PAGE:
“Joy to the World,” it is how we end every Christmas Eve service here at University Lutheran. This classic Christmas hymn is based on Psalm 98, which is a psalm of high praise – a good fit for a Christmas hymn, but it is also based on Genesis 3.
The third verse of the hymn starts off “No more let sins, and sorrow grow, nor thorns infest the ground . . .” Isaac Watts, the writer of the hymn is clearly evoking the curse of Genesis 3, a curse wherein mankind is relegated to the frustrations of life – the pain of making a living from a frustrated earth. While the images are of farming, this isn’t just an agricultural curse – it’s a vocational one.
Because of sin, we have frustration. In Genesis 3 when God delivers the curse, “By the sweat of your face you shall eat bread,” it becomes a curse for all human endeavor. Our striving, our challenges, our growth – all of it comes with the frustration of the “sweat of our face”, the grind. Even in our Psalm for this upcoming Sunday, Psalm 128, we see this at work. Psalm 128 says that the person who is carrying a bag of seed out to the field does so with tears, but the person who returns with sheaves at the end of the harvest does so with shouts of joy. Even the things that bring us joy often are the product of the “sweat of our face”.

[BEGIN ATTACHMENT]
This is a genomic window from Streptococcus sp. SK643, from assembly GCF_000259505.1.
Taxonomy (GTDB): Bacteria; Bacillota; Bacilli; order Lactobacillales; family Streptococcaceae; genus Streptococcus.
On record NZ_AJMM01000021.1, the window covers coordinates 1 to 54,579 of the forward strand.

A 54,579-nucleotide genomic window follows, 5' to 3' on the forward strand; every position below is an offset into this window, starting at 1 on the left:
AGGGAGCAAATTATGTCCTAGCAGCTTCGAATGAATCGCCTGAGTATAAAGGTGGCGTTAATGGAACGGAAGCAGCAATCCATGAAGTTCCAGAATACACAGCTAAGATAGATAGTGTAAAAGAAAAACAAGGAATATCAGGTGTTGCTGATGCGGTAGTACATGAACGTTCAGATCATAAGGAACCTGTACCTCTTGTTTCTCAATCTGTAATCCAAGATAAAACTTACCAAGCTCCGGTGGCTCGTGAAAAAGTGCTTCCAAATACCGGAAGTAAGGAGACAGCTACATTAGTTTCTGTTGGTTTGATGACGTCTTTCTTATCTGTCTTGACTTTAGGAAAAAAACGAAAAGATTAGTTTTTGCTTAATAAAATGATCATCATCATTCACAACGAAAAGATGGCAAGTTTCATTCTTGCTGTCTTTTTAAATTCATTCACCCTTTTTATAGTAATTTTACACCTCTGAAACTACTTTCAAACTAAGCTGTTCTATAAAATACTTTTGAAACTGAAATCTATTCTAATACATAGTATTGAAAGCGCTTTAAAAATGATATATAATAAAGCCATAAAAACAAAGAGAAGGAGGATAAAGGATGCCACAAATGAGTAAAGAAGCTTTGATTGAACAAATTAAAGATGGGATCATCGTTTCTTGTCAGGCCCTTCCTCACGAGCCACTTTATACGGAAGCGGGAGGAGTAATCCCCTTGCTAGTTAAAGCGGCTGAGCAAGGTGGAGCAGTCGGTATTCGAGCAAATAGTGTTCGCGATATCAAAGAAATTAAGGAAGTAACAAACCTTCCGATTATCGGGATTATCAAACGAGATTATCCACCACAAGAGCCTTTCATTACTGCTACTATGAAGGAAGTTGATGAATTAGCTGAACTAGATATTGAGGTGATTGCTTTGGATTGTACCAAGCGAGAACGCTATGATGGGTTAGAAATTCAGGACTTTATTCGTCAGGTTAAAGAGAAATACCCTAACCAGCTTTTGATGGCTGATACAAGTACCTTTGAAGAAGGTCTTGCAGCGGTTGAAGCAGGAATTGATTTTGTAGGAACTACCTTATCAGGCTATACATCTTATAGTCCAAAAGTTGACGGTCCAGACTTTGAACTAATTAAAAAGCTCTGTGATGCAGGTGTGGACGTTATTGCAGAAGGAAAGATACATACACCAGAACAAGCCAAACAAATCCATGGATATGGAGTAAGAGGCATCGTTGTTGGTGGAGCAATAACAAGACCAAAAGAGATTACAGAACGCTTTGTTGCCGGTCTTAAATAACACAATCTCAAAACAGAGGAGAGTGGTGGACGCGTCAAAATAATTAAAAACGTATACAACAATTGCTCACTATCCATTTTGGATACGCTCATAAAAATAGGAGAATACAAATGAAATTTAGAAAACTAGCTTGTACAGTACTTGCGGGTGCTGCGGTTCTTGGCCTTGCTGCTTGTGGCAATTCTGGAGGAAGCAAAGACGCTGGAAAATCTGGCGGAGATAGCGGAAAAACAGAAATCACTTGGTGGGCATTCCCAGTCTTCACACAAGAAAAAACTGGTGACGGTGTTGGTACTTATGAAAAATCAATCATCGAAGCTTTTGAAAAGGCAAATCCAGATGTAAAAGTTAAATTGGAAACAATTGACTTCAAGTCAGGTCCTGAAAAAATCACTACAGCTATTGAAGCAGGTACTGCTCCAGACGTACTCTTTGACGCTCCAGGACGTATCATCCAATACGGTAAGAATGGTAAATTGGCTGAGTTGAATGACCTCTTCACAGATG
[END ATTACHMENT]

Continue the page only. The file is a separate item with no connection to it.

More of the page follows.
So the good news of the hymn, the joy of the world, is something that we haven’t experienced yet. In fact, it is something so antithetical to our experience of the world that it may not even seem possible or even imaginable. Think of this – a day when everything goes right, a day where your hardest task feels like play, a day where you don’t make any mistakes, a day where you are constantly “in the zone”. That is the promise of the Resurrection – that is the reason for joy, the curse is eliminated and we will be free —- not to “not work” but to work and have it feel like no work we have ever done.
That curse is erased by the One who “worked” for us by the sweat of His brow, praying in the Garden until blood dropped from His brow, knowing what job was ahead of Him. He worked so that our work, our vocations, would one day feel like Christmas morning playtime. Remember that this finals week as you’re working hard.